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What’s the soonest a coach has been fired in a college football season in the last decade?

We’re just writing this for no reason whatsoever. Also Happy Scott Frost Day!

Nebraska Cornhuskers head coach Scott Frost before the Aer Lingus College Football Classic 2022 match between Northwestern Wildcats and Nebraska Cornhuskers at Aviva Stadium in Dublin. Photo By Ben McShane/Sportsfile via Getty Images

Nebraska head coach Scott Frost entered Saturday’s Week 0 opener against Northwestern in Ireland as one of the biggest hot seat candidates heading into the 2022 college football season and will walk out with his seat on fire. The Cornhuskers gave up a pair of 11-point leads in a 31-28 loss and many have begun wondering if the Cornhusker brass will pull the plug and fire the prodigal son of the program before they even touch back down in the United States.

Over the last decade, we’ve seen programs axe their head coaches earlier and earlier in efforts to get a head start on finding their replacements. With factors like recruiting and the transfer portal being a high-stakes game, athletic directors can’t afford to wait around when things are going downhill.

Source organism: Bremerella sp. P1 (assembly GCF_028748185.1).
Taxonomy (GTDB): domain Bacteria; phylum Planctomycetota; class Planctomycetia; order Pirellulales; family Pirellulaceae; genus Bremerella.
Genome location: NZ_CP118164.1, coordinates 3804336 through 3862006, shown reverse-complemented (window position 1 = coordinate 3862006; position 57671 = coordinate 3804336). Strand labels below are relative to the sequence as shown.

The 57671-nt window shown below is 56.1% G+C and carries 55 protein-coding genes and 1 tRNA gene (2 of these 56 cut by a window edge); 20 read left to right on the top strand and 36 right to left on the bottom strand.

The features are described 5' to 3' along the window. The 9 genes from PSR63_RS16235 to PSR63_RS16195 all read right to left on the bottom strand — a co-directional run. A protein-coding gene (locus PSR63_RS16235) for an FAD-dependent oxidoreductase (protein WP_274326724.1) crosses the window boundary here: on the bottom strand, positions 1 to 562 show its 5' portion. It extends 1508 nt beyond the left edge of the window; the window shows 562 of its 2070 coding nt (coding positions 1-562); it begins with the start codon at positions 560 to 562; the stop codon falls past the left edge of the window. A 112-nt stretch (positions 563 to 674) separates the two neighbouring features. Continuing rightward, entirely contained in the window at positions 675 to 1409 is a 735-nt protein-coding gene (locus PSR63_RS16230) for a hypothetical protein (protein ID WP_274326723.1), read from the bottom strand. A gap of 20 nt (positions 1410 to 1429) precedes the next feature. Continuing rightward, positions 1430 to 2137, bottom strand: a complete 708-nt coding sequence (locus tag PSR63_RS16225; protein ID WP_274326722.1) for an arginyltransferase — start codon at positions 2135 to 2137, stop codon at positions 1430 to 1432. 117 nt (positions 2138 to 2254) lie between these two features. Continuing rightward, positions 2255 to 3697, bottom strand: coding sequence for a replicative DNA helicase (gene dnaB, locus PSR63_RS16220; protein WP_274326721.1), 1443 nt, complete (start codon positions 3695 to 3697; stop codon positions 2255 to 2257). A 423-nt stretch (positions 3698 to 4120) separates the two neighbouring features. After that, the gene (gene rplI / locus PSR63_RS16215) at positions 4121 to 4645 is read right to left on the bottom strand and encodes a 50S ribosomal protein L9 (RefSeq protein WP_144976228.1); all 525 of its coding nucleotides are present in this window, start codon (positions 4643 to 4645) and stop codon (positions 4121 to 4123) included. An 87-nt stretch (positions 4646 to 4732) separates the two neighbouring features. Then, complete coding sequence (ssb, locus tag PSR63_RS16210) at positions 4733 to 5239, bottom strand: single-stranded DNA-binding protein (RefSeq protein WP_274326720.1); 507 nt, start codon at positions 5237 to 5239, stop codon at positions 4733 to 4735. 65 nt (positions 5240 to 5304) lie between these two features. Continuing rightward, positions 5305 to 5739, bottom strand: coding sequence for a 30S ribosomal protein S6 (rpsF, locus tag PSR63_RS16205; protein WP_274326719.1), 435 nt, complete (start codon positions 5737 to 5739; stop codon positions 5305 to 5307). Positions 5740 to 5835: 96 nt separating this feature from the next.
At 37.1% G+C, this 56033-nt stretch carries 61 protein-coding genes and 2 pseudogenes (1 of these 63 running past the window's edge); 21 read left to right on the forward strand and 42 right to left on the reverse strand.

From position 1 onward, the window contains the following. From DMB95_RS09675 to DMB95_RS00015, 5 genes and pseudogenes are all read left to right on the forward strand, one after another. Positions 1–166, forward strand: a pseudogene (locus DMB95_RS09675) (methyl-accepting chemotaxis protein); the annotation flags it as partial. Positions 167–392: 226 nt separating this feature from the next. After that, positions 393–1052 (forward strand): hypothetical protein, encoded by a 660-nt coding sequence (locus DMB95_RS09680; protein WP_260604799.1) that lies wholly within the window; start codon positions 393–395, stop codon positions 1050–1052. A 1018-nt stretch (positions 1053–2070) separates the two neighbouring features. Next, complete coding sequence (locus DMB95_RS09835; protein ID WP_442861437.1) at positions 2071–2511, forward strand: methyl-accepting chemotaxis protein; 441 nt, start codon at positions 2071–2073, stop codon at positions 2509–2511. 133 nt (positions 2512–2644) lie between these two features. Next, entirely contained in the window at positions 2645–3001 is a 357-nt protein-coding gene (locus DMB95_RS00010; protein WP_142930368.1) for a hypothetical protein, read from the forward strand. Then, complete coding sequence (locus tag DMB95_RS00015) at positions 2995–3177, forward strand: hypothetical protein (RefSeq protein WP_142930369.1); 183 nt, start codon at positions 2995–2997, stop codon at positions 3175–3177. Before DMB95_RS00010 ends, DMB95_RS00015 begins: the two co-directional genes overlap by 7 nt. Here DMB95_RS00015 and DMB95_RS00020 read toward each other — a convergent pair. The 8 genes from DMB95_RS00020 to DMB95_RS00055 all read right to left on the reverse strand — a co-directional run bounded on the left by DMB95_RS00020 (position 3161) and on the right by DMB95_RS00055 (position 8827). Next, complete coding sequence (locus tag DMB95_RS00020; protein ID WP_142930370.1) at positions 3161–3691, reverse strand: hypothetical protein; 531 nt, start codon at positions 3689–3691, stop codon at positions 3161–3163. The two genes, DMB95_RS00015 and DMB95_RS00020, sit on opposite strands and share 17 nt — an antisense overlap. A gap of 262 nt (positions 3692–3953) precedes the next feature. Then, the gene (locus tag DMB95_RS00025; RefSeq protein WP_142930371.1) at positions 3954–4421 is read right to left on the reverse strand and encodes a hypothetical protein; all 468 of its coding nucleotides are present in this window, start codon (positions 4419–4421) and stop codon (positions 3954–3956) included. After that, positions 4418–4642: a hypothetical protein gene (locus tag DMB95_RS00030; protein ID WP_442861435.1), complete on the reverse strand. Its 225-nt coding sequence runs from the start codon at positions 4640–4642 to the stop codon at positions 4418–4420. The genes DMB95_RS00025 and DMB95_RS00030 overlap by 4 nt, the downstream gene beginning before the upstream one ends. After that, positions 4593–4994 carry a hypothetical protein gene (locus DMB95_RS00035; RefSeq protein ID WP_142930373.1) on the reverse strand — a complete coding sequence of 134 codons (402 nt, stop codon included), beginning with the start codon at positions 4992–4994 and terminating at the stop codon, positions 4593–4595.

Within the last decade, the earliest a head coach has been fired for non-scandal reasons is Clay Helton at USC in 2021. After losing to Stanford in Week 2, Helton was promptly fired on September 13 as the first in-season firing of the season. This could be attributed to the Trojan brass wanting to move on from Helton well before the 2021 season and finally got the chance to do so after an embarrassing loss to a rival. In fact, Helton was fired so early in the year that he was able to land the vacant Georgia Southern job before the end of the season.

We’ll see if Frost, or any other head coach, is shown the door before the calendar flips to October this year.